so we set out, and we saw people coming back under military escort, you know, journalists. And so we knew that they were going, that they had been intercepted at these checkpoints that the military had set up all along the roads. So David and I decided to see how far we could get by masquerading as something other than journalists. So we hid all his camera stuff under the rear seat of the car and off we went. And we bluffed our way through a series of checkpoints, passing ourselves – I mean, when you think about it now, it was just so ridiculous, but we said that we were entrepreneurs looking to scout out fishing locations for tourists and commercial interests. And, you know, who would do that in the middle of a revolution? You know, but we did it. We got through several of these checkpoints.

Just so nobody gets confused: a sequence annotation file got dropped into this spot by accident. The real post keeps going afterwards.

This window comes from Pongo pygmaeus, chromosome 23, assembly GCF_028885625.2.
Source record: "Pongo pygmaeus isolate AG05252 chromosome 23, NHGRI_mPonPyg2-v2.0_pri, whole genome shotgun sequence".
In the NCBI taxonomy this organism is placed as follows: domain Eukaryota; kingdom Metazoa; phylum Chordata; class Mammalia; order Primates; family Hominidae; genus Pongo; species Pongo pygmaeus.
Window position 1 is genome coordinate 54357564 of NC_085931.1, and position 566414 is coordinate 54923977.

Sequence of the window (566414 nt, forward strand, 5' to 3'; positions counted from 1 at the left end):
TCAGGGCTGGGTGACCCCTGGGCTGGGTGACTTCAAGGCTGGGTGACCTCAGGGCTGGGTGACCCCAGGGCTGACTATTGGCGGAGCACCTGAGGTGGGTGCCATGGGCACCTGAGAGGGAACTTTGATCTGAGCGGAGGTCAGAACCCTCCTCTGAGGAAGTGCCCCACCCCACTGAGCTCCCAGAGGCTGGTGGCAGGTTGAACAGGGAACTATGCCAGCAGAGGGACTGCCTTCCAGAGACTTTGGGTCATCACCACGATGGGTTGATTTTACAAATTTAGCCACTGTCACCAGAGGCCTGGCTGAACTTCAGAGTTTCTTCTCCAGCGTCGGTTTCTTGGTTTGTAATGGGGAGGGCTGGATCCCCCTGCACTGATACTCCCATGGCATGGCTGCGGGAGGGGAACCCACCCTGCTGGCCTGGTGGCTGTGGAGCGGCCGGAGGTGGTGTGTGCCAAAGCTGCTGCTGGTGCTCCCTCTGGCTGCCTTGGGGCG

Until we got to Les Cayes, and there they were on edge and we didn’t fool anybody. So we had a tense few hours under arrest and we eventually managed to be set free. And we never broke. We never, [laughs] we never fessed up that we were journalists, but I’m pretty sure the guy figured out who we were or what we were. And it was just more trouble to keep us than to send us on our way back to Port-au-Prince. But we pretty much got what we came for. We didn’t get to do any interviews, of course, but we saw the town and we saw it was under martial law. There wasn’t a soul in the street, people peering out from shutters. And, you know, with signs of, you know, street fires and, you know, burned tires and barricades all around. So, you know, in that sense we got what we came for. But I was recently looking for that story –